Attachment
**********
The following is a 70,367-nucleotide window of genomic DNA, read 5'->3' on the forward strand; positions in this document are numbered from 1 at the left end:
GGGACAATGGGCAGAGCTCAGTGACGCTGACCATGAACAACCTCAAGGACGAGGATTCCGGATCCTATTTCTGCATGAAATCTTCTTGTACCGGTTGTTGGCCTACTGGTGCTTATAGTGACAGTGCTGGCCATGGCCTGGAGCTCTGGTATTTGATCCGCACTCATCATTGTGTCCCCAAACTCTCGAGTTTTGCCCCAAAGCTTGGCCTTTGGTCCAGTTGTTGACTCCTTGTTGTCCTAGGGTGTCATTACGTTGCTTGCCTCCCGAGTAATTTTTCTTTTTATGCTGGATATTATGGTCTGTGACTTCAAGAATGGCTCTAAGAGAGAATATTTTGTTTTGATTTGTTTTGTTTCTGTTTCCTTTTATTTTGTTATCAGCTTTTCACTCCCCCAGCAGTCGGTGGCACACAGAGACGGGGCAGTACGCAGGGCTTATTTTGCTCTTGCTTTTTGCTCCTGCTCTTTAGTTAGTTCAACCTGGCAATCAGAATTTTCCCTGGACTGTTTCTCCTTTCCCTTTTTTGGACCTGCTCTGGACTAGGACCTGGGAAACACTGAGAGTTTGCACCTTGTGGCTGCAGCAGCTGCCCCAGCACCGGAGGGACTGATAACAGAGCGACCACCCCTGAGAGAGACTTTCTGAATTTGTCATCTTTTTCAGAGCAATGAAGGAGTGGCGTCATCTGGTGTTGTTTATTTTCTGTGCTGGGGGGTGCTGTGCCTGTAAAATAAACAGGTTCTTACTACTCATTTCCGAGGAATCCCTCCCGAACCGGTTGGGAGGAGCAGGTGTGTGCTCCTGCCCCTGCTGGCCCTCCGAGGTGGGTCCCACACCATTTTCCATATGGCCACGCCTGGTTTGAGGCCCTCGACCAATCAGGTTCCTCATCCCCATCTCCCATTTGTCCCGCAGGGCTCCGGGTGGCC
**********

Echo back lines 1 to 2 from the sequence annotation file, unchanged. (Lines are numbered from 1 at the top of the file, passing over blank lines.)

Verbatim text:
The following is a 70,367-nucleotide window of genomic DNA, read 5'->3' on the forward strand; positions in this document are numbered from 1 at the left end:
GGGACAATGGGCAGAGCTCAGTGACGCTGACCATGAACAACCTCAAGGACGAGGATTCCGGATCCTATTTCTGCATGAAATCTTCTTGTACCGGTTGTTGGCCTACTGGTGCTTATAGTGACAGTGCTGGCCATGGCCTGGAGCTCTGGTATTTGATCCGCACTCATCATTGTGTCCCCAAACTCTCGAGTTTTGCCCCAAAGCTTGGCCTTTGGTCCAGTTGTTGACTCCTTGTTGTCCTAGGGTGTCATTACGTTGCTTGCCTCCCGAGTAATTTTTCTTTTTATGCTGGATATTATGGTCTGTGACTTCAAGAATGGCTCTAAGAGAGAATATTTTGTTTTGATTTGTTTTGTTTCTGTTTCCTTTTATTTTGTTATCAGCTTTTCACTCCCCCAGCAGTCGGTGGCACACAGAGACGGGGCAGTACGCAGGGCTTATTTTGCTCTTGCTTTTTGCTCCTGCTCTTTAGTTAGTTCAACCTGGCAATCAGAATTTTCCCTGGACTGTTTCTCCTTTCCCTTTTTTGGACCTGCTCTGGACTAGGACCTGGGAAACACTGAGAGTTTGCACCTTGTGGCTGCAGCAGCTGCCCCAGCACCGGAGGGACTGATAACAGAGCGACCACCCCTGAGAGAGACTTTCTGAATTTGTCATCTTTTTCAGAGCAATGAAGGAGTGGCGTCATCTGGTGTTGTTTATTTTCTGTGCTGGGGGGTGCTGTGCCTGTAAAATAAACAGGTTCTTACTACTCATTTCCGAGGAATCCCTCCCGAACCGGTTGGGAGGAGCAGGTGTGTGCTCCTGCCCCTGCTGGCCCTCCGAGGTGGGTCCCACACCATTTTCCATATGGCCACGCCTGGTTTGAGGCCCTCGACCAATCAGGTTCCTCATCCCCATCTCCCATTTGTCCCGCAGGGCTCCGGGTGGCC